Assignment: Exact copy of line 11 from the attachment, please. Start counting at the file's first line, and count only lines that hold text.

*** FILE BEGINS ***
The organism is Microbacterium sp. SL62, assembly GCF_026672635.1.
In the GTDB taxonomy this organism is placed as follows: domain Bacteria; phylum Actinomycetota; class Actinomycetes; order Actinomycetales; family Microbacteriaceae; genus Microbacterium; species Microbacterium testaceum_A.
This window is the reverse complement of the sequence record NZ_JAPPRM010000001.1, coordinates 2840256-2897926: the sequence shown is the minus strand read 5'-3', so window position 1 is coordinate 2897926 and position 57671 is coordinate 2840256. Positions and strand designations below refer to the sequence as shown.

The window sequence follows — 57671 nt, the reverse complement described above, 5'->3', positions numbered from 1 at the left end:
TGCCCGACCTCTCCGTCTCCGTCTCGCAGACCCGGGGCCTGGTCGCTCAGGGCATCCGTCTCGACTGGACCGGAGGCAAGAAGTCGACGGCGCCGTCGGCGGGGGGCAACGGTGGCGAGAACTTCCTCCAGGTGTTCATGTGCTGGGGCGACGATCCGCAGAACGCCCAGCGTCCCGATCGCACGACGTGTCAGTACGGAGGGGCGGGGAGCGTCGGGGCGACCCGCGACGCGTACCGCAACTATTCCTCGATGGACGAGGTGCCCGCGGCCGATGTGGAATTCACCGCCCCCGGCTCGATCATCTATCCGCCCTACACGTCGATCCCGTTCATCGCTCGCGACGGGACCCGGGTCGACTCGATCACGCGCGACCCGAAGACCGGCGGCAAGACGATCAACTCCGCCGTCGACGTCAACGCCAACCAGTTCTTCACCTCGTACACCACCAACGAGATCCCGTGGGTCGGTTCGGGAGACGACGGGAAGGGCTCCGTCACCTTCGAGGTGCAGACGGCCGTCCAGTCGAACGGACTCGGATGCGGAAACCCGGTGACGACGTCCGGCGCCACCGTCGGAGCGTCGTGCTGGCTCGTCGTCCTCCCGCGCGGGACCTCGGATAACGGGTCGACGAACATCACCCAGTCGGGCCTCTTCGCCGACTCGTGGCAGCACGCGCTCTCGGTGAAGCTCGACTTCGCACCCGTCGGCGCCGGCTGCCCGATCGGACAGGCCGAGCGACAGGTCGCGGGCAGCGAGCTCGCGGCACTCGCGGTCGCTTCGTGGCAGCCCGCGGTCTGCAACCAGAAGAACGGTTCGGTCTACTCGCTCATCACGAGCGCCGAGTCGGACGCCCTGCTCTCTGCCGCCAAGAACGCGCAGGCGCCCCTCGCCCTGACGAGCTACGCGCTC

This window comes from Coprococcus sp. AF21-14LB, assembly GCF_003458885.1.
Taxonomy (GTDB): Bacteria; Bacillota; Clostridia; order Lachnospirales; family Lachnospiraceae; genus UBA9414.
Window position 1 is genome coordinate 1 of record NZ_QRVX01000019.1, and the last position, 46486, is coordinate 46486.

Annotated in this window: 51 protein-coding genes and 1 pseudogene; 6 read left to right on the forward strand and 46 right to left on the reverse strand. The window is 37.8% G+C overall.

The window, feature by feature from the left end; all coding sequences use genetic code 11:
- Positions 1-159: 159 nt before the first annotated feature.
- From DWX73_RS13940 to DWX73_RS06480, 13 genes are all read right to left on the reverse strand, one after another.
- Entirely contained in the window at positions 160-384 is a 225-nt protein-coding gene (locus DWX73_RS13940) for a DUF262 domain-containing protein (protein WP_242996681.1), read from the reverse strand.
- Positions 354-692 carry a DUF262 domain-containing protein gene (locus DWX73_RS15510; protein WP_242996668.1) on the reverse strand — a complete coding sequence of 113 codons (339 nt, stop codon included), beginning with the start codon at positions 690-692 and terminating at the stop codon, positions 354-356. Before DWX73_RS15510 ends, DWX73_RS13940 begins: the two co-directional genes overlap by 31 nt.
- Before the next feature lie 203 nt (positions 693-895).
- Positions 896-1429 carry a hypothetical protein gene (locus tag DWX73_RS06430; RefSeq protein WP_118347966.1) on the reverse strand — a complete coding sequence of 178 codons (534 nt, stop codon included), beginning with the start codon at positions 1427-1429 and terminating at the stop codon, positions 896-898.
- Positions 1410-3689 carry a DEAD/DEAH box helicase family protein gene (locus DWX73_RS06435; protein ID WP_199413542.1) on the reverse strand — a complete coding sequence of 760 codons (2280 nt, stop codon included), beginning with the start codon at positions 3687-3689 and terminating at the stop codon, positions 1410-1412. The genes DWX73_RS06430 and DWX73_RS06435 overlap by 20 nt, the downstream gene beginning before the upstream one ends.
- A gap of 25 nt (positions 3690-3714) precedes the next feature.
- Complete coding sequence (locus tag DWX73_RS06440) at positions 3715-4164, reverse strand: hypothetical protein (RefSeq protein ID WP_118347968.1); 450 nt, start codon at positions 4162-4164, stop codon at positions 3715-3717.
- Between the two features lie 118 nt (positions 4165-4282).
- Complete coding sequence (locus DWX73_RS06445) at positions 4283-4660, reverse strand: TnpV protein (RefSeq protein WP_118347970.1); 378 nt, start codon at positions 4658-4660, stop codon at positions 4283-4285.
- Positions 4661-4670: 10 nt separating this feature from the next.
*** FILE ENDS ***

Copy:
- Positions 1-159: 159 nt before the first annotated feature.